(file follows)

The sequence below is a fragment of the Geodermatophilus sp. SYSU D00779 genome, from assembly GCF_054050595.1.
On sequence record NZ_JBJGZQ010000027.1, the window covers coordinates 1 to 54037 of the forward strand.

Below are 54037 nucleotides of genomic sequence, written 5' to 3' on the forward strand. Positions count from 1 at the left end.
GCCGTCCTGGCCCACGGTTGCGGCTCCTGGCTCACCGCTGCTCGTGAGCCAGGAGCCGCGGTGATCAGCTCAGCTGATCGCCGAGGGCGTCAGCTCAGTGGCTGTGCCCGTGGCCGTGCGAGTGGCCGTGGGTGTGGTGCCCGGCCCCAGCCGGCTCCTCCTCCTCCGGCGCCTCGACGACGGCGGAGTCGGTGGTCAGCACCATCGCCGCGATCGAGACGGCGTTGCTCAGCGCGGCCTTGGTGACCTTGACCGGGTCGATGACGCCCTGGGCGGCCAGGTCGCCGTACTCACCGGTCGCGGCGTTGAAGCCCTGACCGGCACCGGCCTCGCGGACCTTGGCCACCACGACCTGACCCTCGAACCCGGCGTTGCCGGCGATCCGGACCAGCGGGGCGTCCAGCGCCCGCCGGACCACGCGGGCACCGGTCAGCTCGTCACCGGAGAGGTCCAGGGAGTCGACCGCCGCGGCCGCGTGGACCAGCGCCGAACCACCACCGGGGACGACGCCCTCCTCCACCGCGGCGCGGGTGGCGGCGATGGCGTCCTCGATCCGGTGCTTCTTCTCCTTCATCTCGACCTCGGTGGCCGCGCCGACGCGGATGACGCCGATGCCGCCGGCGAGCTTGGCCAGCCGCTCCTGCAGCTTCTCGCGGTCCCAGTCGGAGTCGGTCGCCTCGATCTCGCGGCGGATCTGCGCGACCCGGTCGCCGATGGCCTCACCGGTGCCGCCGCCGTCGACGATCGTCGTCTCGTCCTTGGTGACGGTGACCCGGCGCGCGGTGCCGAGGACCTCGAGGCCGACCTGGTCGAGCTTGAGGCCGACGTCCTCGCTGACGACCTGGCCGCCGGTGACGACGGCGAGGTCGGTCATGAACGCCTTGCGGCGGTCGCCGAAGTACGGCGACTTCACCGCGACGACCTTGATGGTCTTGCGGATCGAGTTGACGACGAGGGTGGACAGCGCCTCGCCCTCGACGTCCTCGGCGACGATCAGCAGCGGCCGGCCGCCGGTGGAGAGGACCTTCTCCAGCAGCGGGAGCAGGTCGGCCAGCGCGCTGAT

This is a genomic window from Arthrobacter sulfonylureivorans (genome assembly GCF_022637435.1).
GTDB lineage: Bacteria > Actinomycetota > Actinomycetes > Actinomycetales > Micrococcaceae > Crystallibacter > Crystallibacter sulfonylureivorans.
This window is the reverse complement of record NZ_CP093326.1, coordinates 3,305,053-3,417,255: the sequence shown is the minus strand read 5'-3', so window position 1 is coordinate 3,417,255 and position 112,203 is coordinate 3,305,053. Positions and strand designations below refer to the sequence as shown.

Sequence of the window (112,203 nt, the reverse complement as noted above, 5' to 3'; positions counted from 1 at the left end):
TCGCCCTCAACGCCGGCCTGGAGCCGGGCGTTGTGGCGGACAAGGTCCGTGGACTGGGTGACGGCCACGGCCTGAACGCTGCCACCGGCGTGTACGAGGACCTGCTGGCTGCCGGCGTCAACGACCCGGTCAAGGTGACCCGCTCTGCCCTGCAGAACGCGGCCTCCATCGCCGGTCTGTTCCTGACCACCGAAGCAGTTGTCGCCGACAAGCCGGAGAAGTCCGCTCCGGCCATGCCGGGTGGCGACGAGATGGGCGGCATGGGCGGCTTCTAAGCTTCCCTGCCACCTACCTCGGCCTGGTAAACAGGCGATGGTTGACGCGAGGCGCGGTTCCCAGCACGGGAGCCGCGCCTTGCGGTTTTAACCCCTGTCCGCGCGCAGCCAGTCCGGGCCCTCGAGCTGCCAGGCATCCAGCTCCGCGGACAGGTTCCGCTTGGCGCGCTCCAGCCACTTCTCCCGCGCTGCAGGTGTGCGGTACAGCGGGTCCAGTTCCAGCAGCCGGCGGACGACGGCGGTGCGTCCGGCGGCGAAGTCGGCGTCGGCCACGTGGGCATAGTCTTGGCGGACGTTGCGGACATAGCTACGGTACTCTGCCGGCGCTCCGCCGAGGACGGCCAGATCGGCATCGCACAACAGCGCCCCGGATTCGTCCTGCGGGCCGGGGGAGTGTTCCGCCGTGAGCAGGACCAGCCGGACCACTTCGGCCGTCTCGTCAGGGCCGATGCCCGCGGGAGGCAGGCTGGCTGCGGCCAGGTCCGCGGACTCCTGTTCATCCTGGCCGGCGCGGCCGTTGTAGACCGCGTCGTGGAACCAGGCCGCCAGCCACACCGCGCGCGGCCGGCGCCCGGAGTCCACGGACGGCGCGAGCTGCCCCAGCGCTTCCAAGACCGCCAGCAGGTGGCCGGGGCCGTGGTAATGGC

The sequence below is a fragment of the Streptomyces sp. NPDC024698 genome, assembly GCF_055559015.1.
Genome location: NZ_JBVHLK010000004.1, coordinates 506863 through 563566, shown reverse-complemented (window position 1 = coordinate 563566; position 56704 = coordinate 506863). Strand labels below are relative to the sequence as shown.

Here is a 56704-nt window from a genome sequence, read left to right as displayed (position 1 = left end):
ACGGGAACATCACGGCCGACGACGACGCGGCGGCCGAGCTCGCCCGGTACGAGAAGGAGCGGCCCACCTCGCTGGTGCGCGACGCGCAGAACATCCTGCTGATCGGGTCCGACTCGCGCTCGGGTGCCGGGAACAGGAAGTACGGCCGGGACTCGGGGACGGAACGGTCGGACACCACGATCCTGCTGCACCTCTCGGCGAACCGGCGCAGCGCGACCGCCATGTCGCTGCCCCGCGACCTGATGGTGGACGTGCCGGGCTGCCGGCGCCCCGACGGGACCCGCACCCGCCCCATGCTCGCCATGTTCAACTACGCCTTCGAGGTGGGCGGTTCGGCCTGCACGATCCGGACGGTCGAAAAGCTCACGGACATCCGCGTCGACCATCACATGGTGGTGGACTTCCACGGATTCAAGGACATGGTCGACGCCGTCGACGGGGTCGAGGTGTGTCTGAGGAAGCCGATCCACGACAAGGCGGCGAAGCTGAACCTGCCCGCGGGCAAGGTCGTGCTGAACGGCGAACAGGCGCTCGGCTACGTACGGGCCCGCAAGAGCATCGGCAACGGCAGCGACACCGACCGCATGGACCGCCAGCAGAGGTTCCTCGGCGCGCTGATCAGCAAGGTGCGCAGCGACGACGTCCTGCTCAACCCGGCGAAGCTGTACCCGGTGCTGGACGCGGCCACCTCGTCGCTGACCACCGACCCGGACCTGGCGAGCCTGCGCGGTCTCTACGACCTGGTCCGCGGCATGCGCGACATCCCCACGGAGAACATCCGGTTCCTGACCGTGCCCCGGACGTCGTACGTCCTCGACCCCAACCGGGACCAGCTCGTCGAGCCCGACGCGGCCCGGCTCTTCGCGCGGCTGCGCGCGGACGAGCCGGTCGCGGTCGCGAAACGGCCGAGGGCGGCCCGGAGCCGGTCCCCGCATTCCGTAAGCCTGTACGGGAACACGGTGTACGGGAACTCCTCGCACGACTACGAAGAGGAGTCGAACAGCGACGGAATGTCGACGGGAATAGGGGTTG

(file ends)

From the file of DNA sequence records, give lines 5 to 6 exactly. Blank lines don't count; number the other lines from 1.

This is a genomic window from Arthrobacter sulfonylureivorans (genome assembly GCF_022637435.1).
GTDB lineage: Bacteria > Actinomycetota > Actinomycetes > Actinomycetales > Micrococcaceae > Crystallibacter > Crystallibacter sulfonylureivorans.